“I am zooming!” I thought. “I’ve totally got this!” According to my phone, I ran the first mile in 8:50, which may be my fastest yet. And then I came upon a hill. During my last race I had one rule for myself — no walking, even on the hilly bridges. And I managed to continually jog/run for 6 miles then. This time I told myself the same rule — no walking, it’s only 3 miles! And then I finished one mile with a little too much exertion and started to feel a tightness in my lungs. I had taken two puffs of my inhaler before I set off, so I couldn’t figure out why this was happening. Was it because I started too quickly? Because I didn’t walk and stretch enough beforehand? Because I woke up too early and ate less than two hours ago? I had to break my rule and walk up a hill. And once I broke the rule once, I seemed to have no problem breaking it again and again. Not to get too graphic, but at times I had to “pull over” and spit up some mucus. I’m sure the other runners enjoyed watching that. My pumping playlist encouraged me to continue, but I couldn’t shake the pain in my chest. On one of my fitness videos Jillian Michaels shouts, “You don’t get to the finish line and slow down!” Except that’s what I did. I knew the finish line was around the corner, I had planned to gun it, but my lungs were burning. I started walking when another runner came up behind me and started shouting encouragement. I couldn’t hear exactly what she was saying because of my headphones, but it was still exactly what I needed.

“I think I’m getting a second wind!” I shouted back at her, then took off. (Thanks to my mom for the great photo!)

renee running 5k

I crossed the finish line a proverbial hot mess — fallen off headband in my hand, one headphone dangling out of my ear, coughing and weezing like I had never ran before. I barely had enough energy to open the cold bottle of water that was thrust at me.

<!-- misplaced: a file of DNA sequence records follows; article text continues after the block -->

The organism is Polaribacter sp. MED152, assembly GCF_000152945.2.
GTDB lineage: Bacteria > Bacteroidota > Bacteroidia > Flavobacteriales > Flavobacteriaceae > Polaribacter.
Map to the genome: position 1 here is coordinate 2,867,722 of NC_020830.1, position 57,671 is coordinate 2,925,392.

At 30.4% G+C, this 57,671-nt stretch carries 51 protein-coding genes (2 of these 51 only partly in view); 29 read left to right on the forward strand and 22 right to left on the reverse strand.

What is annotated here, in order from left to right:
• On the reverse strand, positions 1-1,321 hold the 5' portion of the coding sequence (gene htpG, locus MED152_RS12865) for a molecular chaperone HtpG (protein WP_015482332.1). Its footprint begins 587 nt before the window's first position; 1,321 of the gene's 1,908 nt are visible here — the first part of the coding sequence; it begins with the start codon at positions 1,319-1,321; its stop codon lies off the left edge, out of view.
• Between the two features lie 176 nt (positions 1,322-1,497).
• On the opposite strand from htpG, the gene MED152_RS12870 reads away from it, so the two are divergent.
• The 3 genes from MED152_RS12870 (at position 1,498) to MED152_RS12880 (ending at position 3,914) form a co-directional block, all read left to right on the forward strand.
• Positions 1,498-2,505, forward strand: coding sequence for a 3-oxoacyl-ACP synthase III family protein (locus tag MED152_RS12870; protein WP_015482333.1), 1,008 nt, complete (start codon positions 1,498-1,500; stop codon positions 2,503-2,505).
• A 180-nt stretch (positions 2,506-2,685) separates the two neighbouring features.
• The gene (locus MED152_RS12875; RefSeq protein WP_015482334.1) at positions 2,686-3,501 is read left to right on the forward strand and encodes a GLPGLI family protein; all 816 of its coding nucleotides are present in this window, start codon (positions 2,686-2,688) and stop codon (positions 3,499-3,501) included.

“What is wrong with me?” I kept repeating out loud. “I shouldn’t feel like this, it was only 3 miles!”

Then I met a pug who was breathing the same way I was. That made everything slightly better.

sugar pug
Even in the car ride home I was coughing. It wasn’t until I got home that it finally hit me — I didn’t perform so poorly because I hadn’t trained properly, I was sick. Whatever chest infection my dad has been fighting lately was probably lying dormant in me, and riding around in airplanes and trains in New York two days before the race probably didn’t help either. (Yes, I made a spontaneous trip to NYC last week, more on that later.) I’m still glad I did the race, and 31:52 isn’t a bad time when you’re ill. If anything it’s a time to beat at my next race. I’ll finish in under 30 minutes eventually!

My running goals

18 Oct

I hear it’s important to have goals, especially when you start out running. Signing up for a 5K or a whole marathon keeps you focused. While I’m still intent on running the Thanksgiving 10K, I set another personal goal for myself, one that’s been in the back of my head even before I took up running.

I had to find George Michael’s house.

Let me stop here and tell you that I’m not some crazy stalker. If I came face to face with the man I wouldn’t know what to say. My mom was a big fan of George and Wham! when I was growing up, and she passed the torch to me. I knew he lived near Hampstead Heath since he crashed into the Snappy Snaps there (someone wrote “Wham” on the site of impact, which still makes me laugh!)

snappy snaps george michael wham

Mostly I was just curious. So many celebrities live in London, but I never seem to run into them. I did some Googling and found out that George Michael — along with Jude Law, Sting and Kate Moss — all live in Highgate. Thanks to the Internet, I even found the exact street they all live on. I’ve never been to Highgate, so I made it my goal — I would become fit enough to run the 3 miles there and back (for a total of 6 miles, or 10K).

I pushed this goal to the back of my mind, preoccupied with all that goes into moving (or “moving house” as they say here, which seems redundant) until it dawned on me — when we move in three days, I will be even further than 6 miles away from Highgate. So I had to add one more thing to my Moving To Do List, after packing, cleaning and spackling — run to George Michael’s house.